I entered program 33 years ago; I was 5’4″ and approaching 200 pounds. I believed I was joining a program to control my weight, or my eating, for I grazed all day long. What I discovered is that when I followed the recommendations of my sponsor, the weight I carried on my body came off. I was not aware of the weight I held in my head—the weight of fear, doubt, insecurity, anger, and rage. I often described myself at that time as a “tantrumming teenager,” even though I was 31!

I learned that I had to turn away from the things I was using to stuff down my feelings and “go away” and turn toward strategies, tools, literature, people, and meetings that would calm down my head and heart. When I prepared meals initially, I caught myself carrying my shoulders up by my ears. When I was baffled and confused in life, I would intensely react. I lived in a fight or flight mode.

I learned little by little about the 12 steps of the program by reading one page at a time from the Alcoholics Anonymous “Big Book” every night – and through discussions with my sponsor, people at meetings, AWOLs, and Big Book Step Study meetings. I learned to turn toward a power greater than myself, to breathe, to trust that I would get what I needed when I needed it.

In step-study meetings, members often say, “Hi, my name is Maryellen. I am a compulsive overeater; I have been through the steps as outlined in the Big Book with a loving sponsor, and I practice steps 10, 11, and 12 on a daily basis.” The keyword for me is practice. This month, I have begun the study and discussion again of step 11 with a group of OA fellows.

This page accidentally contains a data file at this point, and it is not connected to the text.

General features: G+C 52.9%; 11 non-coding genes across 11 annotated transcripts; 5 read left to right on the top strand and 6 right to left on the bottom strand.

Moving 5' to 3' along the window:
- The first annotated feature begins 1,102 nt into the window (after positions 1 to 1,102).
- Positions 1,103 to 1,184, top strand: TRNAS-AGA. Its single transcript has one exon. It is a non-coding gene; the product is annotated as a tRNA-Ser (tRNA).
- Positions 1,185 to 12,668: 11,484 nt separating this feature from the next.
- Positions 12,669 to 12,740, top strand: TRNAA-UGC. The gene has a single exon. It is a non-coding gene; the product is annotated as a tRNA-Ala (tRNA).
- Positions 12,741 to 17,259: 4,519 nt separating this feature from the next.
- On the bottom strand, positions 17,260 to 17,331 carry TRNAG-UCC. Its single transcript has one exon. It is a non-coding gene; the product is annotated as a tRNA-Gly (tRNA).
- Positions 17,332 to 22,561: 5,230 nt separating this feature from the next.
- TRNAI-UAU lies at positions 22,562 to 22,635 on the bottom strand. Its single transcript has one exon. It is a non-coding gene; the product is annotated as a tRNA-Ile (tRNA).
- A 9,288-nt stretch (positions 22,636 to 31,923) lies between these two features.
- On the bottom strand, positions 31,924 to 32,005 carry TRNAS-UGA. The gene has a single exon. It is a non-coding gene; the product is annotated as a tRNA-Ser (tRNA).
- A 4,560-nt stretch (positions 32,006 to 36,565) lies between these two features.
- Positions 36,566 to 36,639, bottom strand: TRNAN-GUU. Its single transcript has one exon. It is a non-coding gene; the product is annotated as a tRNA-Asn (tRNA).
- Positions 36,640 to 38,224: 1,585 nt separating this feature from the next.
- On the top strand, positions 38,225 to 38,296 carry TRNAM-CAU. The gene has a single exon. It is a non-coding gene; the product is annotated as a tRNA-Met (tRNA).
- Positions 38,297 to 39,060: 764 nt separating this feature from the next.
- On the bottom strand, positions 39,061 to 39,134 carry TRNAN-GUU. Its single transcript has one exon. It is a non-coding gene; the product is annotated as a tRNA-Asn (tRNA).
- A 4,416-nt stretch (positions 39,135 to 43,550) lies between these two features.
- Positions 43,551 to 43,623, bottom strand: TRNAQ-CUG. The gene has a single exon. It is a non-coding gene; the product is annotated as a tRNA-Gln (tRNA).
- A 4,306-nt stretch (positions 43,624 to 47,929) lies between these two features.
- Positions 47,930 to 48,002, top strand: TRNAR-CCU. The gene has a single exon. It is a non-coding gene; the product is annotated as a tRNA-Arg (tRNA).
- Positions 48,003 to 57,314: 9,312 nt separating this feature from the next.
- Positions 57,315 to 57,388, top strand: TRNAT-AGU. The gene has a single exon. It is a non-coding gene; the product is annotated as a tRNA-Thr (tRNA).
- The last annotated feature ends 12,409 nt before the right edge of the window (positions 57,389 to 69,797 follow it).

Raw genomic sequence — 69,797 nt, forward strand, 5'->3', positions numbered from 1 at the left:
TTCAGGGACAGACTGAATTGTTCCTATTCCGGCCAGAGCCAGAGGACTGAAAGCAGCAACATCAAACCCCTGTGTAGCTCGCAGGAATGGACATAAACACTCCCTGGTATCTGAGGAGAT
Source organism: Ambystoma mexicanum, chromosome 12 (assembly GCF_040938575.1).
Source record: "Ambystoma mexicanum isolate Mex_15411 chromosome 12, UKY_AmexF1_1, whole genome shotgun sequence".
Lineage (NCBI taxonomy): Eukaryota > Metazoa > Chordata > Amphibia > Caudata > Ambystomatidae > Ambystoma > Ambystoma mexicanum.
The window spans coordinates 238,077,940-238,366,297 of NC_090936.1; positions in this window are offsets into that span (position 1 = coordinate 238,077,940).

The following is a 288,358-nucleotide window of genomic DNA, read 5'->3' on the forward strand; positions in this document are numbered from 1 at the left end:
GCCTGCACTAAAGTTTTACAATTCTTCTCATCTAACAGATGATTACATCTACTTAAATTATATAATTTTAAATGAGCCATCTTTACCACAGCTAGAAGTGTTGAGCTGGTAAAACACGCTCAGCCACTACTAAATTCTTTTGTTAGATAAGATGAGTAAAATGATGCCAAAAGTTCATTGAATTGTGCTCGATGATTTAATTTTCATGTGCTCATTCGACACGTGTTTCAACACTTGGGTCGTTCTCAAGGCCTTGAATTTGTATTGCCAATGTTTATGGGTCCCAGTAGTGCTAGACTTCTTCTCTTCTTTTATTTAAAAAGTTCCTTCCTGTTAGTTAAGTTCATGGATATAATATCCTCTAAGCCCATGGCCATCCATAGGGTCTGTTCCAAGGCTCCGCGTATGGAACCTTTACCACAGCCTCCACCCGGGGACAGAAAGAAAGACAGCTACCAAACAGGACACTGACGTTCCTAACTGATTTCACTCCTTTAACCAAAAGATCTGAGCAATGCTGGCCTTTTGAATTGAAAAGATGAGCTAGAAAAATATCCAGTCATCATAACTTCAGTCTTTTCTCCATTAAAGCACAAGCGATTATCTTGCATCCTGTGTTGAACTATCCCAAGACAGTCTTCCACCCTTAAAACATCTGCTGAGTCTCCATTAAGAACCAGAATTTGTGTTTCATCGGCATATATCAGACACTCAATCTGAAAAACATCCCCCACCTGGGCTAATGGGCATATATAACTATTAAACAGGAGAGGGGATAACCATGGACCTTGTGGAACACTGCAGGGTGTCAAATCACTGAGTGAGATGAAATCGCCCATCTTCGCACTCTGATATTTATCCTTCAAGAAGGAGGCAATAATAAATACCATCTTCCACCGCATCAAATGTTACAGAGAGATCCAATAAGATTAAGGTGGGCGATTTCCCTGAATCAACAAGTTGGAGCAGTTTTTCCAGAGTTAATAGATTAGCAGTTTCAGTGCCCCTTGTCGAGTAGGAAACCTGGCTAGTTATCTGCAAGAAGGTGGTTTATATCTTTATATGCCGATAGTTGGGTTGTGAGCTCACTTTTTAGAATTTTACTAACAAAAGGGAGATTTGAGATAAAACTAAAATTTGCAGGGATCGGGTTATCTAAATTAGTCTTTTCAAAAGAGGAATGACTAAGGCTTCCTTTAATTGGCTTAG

The book Twelve Steps and Twelve Traditions states, “There is a direct linkage among self-examination, meditation, and prayer. Taken separately, these practices can bring much relief and benefit. But when they are logically related and interwoven, the result is an unshakable foundation for life” (p. 98). That is what I have received by practicing the principles of the program in all my affairs.

What a gift I have received by learning about and practicing the steps of the program. A 12 Step prayer/meditation I once read was called “The Weight of the World.” I offer it here.

O God of many names, bless You for lifting the weight of the world off my shoulders. It was never mine to carry in the first place. Surrendering my will to You has removed the loneliness and isolation that addiction placed within me. I need other people. I need their help. The key to unlocking the many gifts of recovery is asking for help. Your direction and love have taught me to ask for help and help when asked.

Maryellen L